CrowdStrike’s co-founder steps down to launch nonprofit

Dmitri Alperovitch speaks at Forturne Brainstorm Tech event, July 16, 2019, in Aspen, Colorado. (Fortune Brainstorm Tech / Flickr)


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Dmitri Alperovitch, CrowdStrike’s chief technology officer and co-founder, has left the company to launch a nonprofit.

The organization will be a nonpartisan “policy accelerator,” Alperovitch said in a tweet Wednesday.

Under Alperovitch’s leadership, CrowdStrike has gained notoriety for attributing the 2016 Democratic National Committee breach to two Russian APT groups, known as Cozy Bear and Fancy Bear. In recent months, the company has dealt with accusations from President Donald Trump that CrowdStrike had participated in a coverup of the breach.

That theory, which has been debunked, came to light last year when a memorandum about a phone call between Trump and Ukrainian president Volodymyr Zelenskiy became public. That call would later become central to the House of Representatives impeachment of Trump in December 2019.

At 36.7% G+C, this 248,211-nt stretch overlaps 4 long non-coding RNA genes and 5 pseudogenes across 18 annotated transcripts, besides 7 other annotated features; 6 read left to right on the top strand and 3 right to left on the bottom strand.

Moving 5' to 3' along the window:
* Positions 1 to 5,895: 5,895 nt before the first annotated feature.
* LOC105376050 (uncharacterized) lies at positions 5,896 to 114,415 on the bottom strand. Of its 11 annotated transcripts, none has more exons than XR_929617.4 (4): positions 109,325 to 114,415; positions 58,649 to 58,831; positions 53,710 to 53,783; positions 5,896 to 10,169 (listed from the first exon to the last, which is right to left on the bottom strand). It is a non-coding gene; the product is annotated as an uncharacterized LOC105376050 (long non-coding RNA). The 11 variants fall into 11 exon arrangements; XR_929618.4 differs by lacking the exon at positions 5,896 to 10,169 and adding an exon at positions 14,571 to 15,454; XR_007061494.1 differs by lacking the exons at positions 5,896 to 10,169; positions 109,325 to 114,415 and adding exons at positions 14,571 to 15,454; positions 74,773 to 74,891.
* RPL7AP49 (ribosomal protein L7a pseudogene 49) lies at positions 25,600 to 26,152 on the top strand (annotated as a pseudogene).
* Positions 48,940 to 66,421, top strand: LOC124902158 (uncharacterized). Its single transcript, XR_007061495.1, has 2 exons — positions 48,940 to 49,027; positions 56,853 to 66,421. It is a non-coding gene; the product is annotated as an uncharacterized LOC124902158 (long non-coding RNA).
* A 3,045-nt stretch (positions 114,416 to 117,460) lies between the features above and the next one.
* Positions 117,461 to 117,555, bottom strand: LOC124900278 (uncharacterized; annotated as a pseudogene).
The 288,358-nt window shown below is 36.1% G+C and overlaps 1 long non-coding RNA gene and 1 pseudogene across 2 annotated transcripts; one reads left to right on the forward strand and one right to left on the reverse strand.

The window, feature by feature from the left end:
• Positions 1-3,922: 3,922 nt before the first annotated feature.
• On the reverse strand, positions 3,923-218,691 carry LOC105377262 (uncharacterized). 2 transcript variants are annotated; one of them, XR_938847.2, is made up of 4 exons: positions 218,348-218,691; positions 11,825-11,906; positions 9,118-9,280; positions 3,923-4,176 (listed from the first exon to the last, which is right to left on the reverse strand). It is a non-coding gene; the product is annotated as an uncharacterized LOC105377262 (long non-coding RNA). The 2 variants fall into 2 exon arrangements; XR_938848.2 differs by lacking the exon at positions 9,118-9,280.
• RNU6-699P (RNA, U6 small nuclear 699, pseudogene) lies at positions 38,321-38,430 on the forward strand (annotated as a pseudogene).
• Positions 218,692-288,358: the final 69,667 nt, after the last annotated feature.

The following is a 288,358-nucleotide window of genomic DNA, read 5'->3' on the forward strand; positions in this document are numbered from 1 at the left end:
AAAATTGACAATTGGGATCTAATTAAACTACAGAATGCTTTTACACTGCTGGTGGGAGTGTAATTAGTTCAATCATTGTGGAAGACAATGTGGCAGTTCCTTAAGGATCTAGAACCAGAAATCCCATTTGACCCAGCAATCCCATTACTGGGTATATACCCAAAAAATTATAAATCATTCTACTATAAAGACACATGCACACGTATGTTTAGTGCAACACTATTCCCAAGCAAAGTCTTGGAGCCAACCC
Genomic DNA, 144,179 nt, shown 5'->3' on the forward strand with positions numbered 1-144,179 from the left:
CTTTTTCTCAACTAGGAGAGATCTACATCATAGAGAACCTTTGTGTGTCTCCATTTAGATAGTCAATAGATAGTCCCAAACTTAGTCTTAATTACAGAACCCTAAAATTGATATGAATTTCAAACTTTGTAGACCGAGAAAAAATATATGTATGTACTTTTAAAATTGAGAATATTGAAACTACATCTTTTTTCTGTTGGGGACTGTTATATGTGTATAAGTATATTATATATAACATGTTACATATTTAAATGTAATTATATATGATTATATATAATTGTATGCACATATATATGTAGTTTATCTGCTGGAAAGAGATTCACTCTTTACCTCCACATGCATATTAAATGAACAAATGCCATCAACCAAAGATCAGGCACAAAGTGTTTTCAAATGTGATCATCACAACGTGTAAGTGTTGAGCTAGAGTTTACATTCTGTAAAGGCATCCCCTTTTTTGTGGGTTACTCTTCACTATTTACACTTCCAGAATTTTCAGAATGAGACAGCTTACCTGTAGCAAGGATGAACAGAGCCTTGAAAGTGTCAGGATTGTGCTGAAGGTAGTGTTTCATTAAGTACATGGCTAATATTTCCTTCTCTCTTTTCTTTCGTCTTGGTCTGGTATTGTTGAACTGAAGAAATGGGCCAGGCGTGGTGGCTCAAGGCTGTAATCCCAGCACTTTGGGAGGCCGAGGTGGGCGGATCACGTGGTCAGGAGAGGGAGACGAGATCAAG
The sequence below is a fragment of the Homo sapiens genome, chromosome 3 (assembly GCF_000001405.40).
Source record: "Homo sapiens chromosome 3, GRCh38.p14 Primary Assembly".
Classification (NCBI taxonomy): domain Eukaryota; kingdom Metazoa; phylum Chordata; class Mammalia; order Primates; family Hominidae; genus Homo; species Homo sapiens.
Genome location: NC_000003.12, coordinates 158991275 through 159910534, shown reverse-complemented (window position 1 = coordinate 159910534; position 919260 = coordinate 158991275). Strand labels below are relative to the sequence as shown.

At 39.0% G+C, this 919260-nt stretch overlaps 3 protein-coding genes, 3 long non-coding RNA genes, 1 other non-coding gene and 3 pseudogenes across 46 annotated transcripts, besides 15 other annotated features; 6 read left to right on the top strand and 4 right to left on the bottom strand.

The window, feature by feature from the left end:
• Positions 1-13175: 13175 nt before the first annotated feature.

The company, which provides endpoint protection, incident response, and conducts threat intelligence research, went public on the Nasdaq last year. Since then, stock prices have been near flat, although CrowdStrike shares lost fourteen percent of their value in December, according to S&P Global Market Intelligence.

CrowdStrike’s chief executive officer George Kurtz, who co-founded CrowdStrike with Alperovitch in 2011, said the firm wishes Alperovitch future success.

“We are grateful for Dmitri’s commitment over the past eight years to help build CrowdStrike into the industry leader that we are today,” Kurtz said. “We wish him well in his future endeavors.”

Michael Sentonas, the current vice president of technology strategy at CrowdStrike, will be taking over as worldwide CTO. Sentonas previously served as chief technology and strategy officer at Intel Security.

CrowdStrike stock received a brief bump in after-hours trading following the announcement.

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